Every keen stargazer feels a quickening of the pulse at seeing a clear sky at dusk. This feeling intensifies when one is in with a chance of getting a naked-eye glimpse of Mercury. It is rightly regarded as somewhat elusive, but the innermost planet’s not particularly difficult to track down if you’re prepared to do a little homework to find out when and where to look for it. Mercury attains an elongation of 18.1 degrees east of the Sun at 1:25am GMT on 27 February.
This year’s finest evening apparition of Mercury for observers in the British Isles lasts about a fortnight starting 20 February. First, you need to find a location that offers you an unobstructed view of the horizon from west-southwest through west at the end of civil twilight, which is about 40 minutes after sunset for the heart of the UK. For any given day you can find out the time when civil twilight ends for where you live from our interactive online Almanac.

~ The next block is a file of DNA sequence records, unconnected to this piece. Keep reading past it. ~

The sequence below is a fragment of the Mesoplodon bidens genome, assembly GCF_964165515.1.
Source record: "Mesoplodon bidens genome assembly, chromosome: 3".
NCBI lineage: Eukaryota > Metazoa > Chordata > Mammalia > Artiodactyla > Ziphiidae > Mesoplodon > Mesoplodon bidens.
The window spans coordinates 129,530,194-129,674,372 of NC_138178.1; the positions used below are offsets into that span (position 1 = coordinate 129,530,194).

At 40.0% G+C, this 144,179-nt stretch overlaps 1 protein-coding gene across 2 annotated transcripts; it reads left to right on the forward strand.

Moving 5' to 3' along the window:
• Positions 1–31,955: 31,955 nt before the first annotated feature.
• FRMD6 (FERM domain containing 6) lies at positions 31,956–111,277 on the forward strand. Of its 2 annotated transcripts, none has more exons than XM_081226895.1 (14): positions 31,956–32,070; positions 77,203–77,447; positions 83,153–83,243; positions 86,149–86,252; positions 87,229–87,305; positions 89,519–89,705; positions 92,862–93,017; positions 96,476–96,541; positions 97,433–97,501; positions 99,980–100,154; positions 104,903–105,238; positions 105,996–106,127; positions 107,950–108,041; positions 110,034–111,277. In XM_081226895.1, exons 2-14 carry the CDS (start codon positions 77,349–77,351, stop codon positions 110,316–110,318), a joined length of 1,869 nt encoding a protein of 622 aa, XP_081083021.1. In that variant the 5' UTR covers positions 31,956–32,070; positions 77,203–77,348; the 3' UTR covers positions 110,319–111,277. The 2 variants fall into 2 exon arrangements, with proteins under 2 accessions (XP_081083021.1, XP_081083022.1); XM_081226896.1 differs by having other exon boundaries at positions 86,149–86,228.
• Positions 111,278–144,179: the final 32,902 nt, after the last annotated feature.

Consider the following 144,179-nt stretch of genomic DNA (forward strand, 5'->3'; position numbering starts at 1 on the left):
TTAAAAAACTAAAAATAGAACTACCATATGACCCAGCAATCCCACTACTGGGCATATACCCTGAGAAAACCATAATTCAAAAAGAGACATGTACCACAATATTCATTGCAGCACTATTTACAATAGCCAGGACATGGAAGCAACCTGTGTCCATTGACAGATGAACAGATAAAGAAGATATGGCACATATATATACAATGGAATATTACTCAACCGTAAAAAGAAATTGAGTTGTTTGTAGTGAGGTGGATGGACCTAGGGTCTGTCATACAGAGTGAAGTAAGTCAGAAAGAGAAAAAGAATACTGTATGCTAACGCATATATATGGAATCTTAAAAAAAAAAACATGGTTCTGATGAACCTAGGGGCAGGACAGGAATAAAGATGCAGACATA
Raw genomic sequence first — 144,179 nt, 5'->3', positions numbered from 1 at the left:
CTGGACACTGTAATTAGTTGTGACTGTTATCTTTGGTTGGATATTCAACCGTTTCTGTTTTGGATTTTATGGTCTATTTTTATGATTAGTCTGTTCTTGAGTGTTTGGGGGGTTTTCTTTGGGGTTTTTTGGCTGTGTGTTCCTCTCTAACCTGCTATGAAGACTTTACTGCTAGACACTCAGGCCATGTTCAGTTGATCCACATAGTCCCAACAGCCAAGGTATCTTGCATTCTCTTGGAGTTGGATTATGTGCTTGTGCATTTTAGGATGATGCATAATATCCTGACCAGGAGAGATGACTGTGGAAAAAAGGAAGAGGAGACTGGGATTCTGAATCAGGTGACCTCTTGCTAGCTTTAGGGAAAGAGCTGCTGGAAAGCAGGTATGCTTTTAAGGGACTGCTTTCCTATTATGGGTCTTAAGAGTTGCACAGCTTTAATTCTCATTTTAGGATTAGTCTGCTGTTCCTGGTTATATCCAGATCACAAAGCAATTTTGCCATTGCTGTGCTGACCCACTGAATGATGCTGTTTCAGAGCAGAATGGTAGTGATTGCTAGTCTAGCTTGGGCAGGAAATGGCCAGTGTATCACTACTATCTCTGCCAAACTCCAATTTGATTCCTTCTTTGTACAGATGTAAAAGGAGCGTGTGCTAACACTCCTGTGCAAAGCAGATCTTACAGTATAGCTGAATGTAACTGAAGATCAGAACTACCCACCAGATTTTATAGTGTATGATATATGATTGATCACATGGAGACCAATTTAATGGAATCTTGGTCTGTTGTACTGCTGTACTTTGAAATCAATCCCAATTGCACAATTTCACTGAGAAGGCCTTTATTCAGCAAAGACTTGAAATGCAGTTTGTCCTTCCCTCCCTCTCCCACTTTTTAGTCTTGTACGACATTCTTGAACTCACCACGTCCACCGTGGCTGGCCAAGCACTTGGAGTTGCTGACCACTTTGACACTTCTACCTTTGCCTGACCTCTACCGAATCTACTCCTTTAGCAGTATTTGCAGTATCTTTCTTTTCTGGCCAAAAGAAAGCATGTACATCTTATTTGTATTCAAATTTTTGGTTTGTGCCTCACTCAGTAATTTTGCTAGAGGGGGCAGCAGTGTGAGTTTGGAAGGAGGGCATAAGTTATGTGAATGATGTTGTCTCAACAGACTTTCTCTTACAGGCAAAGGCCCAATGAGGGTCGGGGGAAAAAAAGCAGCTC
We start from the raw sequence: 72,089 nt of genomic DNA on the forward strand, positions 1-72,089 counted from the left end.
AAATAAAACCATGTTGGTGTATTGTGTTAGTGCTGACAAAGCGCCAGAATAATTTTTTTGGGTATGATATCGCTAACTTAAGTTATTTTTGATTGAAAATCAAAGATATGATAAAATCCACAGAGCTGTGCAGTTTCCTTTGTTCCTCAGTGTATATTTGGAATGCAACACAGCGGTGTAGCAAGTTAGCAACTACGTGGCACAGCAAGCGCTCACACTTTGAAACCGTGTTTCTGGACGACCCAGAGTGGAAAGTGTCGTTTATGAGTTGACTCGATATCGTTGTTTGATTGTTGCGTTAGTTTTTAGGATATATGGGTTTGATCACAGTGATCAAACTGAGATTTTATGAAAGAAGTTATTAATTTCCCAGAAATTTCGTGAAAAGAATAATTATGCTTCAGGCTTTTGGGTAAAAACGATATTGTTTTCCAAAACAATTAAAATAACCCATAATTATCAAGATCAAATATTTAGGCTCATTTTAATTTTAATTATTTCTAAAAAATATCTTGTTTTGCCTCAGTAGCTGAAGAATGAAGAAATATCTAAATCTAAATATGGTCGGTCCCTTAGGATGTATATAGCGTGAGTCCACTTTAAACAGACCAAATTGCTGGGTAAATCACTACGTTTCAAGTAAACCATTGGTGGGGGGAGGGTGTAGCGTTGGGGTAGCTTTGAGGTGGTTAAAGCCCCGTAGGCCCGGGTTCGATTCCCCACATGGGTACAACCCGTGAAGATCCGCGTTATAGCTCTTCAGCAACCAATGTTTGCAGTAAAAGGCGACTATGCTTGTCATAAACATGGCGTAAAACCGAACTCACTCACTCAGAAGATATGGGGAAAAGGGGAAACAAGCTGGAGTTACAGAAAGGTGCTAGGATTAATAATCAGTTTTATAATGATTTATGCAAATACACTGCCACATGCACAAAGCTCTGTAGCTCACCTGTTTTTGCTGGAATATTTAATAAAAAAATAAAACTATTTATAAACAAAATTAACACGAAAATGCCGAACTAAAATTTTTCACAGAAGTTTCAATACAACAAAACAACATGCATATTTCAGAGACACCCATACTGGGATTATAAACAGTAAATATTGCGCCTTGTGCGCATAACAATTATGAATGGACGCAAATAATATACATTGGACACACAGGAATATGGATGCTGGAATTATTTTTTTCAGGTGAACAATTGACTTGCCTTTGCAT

Mercury is brightest (magnitude -1.0) at the start of this two-week-long observing window around 20 February, and best placed from 25 February through 2 March when it’s 10° high at the end of civil twilight as seen from the centre of the British Isles. And I make no apologies for repeating the usual warning to protect your eyesight: never look for Mercury with binoculars or telescopes until after sunset. Happy hunting!
Why this is a good time to look for Mercury
As winter segues into spring, many casual skywatchers at temperate northern latitudes such as the UK express surprise at how rapidly the waxing young crescent Moon ascends in the western sky on successive nights, in stark contrast to dusk in autumn when the Moon appears to hug the southwestern horizon. The illustration below explains why this is so.